High Court orders mediation on Tolerance Museum dispute

By DAN IZENBERG
February 24, 2006 00:42

Both parties express dissatisfaction over the ruling; ADL reverses call to halt construction.

2 minute read.



High Court orders mediation on Tolerance Museum dispute

tolerance museum 298.88. (photo credit: Ariel Jerozolimski)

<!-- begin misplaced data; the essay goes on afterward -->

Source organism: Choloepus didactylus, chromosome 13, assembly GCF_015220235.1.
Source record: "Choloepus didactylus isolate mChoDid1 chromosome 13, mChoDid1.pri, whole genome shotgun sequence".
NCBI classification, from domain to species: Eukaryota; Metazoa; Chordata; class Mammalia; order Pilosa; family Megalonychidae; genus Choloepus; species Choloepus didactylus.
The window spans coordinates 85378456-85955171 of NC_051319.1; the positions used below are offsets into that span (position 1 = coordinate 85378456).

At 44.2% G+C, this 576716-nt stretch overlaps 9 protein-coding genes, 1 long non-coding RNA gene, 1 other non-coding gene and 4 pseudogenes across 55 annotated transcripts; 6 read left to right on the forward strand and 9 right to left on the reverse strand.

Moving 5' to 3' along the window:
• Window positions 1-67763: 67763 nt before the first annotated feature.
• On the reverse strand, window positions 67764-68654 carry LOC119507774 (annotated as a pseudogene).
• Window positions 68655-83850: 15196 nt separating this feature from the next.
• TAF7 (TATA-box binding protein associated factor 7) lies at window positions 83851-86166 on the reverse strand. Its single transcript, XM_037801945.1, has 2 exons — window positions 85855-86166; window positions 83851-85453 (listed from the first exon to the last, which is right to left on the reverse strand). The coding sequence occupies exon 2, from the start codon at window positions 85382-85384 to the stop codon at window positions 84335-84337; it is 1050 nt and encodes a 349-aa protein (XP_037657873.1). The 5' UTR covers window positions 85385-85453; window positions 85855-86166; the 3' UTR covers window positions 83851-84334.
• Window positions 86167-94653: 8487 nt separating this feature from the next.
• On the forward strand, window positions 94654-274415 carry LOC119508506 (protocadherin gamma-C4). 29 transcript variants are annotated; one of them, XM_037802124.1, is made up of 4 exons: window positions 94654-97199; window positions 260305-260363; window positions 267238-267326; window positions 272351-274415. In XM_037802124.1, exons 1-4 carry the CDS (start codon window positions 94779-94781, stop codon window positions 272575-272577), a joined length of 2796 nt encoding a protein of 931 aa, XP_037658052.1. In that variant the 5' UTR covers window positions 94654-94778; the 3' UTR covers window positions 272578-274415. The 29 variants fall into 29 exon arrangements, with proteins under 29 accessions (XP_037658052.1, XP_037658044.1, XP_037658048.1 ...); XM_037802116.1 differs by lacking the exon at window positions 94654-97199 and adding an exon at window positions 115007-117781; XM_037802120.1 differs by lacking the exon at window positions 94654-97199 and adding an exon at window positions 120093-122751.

Both parties to the petition over potentially explosive plans by the Simon Wiesenthal Center to build a museum in Jerusalem's Independence Park expressed satisfaction Thursday with the High Court decision to issue an interim injunction halting construction for 30 days and ask former Supreme Court president Meir Shamgar to help negotiate a compromise solution. "The Simon Wiesenthal Center welcomes the decision of the Supreme Court of Israel to appoint former chief justice Meir Shamgar as mediator for a 30-day period, to help facilitate a resolution regarding the [human] remains found on the construction site of the Center for Human Dignity - Museum of Tolerance Jerusalem," the center said in a press statement. Attorney Durgham Saif, who represents three Muslim Jerusalem families who say their ancestors are buried on the planned construction site, said Thursday's court decision was "a victory at this stage. We welcome it." In another development, the Anti-Defamation League has withdrawn its call to halting construction on the site. Abraham H. Foxman, ADL national director, reversed the League's stance after receiving assurances from the Wiesenthal Center that the human remains discovered during excavation of the site would be handled respectfully." "It is clear the Wiesenthal Center is taking adequate steps to deal respectfully with the human remains found on the construction site," Foxman said. "We are also in agreement with Thursday's Supreme Court decision appointing a mediator to help facilitate a resolution." The League had earlier called for cessation of construction until the issue could be resolved. Supreme Court President Aharon Barak and Justices Ayala Procaccia and Salim Joubran wrote in their decision, "We propose to the parties to bring the issue of the petition for mediation, in order to find a suitable solution for the dispute that has arisen. Retired Supreme Court president Meir Shamgar has expressed willingness to assume the responsibility of mediation. We ask the parties to contact president Shamgar as quickly as possible, as is called for given the nature of the matter." The court issued an interim injunction covering the 30-day period, "prohibiting the continuation of the work at the site and of any activities that would change the existing situation." It said that the injunction did not prohibit the Antiquities Authority from continuing "essential activities in its emergency preservation excavations." Antiquities Authority spokeswoman Osnat Goaz told The Jerusalem Post Thursday that the rescue work would be completed by the end of the day. However, the mediation effort may only postpone what appears to be an irreconcilable conflict between the petitioners and the Wiesenthal Center, which is backed by the government and the Jerusalem Municipality.


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